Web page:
Privacy -- heard of encryption? Really, the whole argument around privacy is moot since the setting can be encrypted.


I'll bite.

Slippery Slope  - Sure thing, you're entitled to your opinion. You obviously have a much more generous opinion of humanity (and politicians in general)

Expensive - Yes, I do have an understanding of costs. I have worked with multiple filtering vendors in my career so far so I have an idea of how much vendor provided technology costs. I also have experience in building open source content filtering platforms - free software, not free infrastructure and expertise. Do you know how much it would cost?

Pointless - debatable - see last 10 pages.

Privacy - The "setting" can be "encrypted"? End of the day an ISP would have a record of account number 123456 has the filter enabled or not. They would also have account number 123456 is owned by bob jones - regardless if this is obfuscated from level 1 helpdesk, at a system level it would have to be recorded.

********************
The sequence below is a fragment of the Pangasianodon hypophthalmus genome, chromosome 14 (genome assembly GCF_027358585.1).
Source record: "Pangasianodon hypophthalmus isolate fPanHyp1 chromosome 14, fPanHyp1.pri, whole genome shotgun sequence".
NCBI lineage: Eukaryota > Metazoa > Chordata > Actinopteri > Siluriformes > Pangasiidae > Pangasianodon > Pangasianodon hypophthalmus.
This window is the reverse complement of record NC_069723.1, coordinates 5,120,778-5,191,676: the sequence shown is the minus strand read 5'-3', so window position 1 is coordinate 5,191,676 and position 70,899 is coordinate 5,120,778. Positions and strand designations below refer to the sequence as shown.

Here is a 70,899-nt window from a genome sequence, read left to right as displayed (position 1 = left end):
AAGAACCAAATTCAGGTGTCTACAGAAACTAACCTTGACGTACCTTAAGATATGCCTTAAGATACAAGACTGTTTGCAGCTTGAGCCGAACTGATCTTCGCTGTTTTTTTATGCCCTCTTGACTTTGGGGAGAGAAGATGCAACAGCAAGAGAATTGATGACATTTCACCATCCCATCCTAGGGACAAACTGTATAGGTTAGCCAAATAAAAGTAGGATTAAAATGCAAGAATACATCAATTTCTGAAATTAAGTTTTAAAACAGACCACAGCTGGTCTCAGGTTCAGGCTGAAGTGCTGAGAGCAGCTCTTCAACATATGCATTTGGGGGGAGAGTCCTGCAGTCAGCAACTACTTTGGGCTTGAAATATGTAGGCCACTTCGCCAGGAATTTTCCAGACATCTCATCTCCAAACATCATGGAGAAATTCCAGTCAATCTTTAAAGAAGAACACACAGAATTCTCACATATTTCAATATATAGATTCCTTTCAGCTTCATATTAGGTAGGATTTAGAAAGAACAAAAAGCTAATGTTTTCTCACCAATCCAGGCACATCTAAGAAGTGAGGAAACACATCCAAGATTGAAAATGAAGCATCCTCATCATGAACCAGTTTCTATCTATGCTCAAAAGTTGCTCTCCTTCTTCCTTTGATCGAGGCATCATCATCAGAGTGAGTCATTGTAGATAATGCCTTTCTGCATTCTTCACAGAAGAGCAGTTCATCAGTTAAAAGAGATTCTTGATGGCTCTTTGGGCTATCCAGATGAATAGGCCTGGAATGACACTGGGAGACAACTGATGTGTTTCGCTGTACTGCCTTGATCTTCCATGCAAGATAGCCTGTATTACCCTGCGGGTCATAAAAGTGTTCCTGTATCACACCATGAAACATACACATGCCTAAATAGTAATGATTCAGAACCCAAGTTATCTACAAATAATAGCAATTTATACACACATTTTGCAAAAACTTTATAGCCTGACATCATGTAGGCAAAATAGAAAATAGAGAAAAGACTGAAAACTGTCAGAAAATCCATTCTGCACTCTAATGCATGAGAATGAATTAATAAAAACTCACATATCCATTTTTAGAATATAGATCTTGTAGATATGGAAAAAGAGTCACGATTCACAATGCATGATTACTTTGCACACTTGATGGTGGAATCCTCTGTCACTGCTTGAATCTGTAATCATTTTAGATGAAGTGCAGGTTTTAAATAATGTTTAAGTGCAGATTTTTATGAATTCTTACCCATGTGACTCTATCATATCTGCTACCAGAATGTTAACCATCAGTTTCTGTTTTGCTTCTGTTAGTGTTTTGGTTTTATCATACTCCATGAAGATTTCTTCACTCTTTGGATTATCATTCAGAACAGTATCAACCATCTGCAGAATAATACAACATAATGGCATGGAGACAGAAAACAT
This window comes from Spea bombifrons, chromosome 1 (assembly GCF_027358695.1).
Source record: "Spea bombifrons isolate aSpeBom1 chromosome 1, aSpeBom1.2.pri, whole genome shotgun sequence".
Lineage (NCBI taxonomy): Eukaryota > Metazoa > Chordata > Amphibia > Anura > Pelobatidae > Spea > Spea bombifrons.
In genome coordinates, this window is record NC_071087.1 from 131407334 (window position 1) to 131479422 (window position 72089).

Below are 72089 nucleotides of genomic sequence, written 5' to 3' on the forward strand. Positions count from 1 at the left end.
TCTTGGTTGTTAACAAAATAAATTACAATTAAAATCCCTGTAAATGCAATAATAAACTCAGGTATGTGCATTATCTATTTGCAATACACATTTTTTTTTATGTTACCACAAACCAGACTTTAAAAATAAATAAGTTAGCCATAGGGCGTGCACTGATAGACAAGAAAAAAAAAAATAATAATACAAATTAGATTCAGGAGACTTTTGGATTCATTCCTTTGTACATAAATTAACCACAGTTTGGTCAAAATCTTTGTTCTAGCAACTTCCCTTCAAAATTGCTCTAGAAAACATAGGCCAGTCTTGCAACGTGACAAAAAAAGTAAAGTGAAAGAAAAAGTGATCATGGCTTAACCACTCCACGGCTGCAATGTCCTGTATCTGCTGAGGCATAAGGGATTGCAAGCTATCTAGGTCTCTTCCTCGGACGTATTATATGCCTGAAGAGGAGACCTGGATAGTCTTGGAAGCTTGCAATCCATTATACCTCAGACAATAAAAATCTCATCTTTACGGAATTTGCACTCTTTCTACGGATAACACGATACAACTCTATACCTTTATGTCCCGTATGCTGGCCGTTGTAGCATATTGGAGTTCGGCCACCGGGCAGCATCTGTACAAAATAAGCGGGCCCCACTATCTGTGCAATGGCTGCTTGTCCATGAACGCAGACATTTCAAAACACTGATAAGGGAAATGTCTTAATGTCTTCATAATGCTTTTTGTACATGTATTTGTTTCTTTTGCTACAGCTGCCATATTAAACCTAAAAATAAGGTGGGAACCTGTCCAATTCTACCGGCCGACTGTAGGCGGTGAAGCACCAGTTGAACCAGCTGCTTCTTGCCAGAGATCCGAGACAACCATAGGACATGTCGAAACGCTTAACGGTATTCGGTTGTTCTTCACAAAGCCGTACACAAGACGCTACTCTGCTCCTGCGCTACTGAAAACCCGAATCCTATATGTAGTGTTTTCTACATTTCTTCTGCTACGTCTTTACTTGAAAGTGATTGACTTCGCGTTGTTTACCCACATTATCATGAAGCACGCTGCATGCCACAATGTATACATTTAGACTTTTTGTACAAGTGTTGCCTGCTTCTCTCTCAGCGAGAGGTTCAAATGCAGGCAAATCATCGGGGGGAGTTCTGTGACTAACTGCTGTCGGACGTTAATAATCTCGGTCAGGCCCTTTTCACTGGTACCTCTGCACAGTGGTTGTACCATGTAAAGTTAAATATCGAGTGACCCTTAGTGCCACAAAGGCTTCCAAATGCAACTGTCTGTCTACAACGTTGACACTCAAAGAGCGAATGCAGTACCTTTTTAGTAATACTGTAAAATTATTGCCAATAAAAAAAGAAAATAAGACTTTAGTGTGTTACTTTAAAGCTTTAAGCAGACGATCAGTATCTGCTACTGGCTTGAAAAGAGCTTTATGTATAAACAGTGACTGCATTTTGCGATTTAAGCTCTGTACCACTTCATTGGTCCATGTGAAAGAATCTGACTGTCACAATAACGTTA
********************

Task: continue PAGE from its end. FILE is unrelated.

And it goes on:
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  Reply # 865902 25-Jul-2013 14:08
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It sounds great as a concept, but not if it involves significant time/cost to the ISPs which will inevitably be passed on to consumers.




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  Reply # 865907 25-Jul-2013 14:13
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wasabi2k: [snip]


On what basis do you believe that legal pornography should be by default filtered?

Is it based on enforcing the moral beliefs of a subset of society on all society?

You see, it's just as easy to say that it should be opt-in to the filter (as it effectively is today as it's clear there are providers offering it, as well as many other ways to achieve the same result).

So why should filtering one particular category of legal content that some people find offensive be done - given there are many many options for those that care enough to do it themselves, or to buy services that provide the service?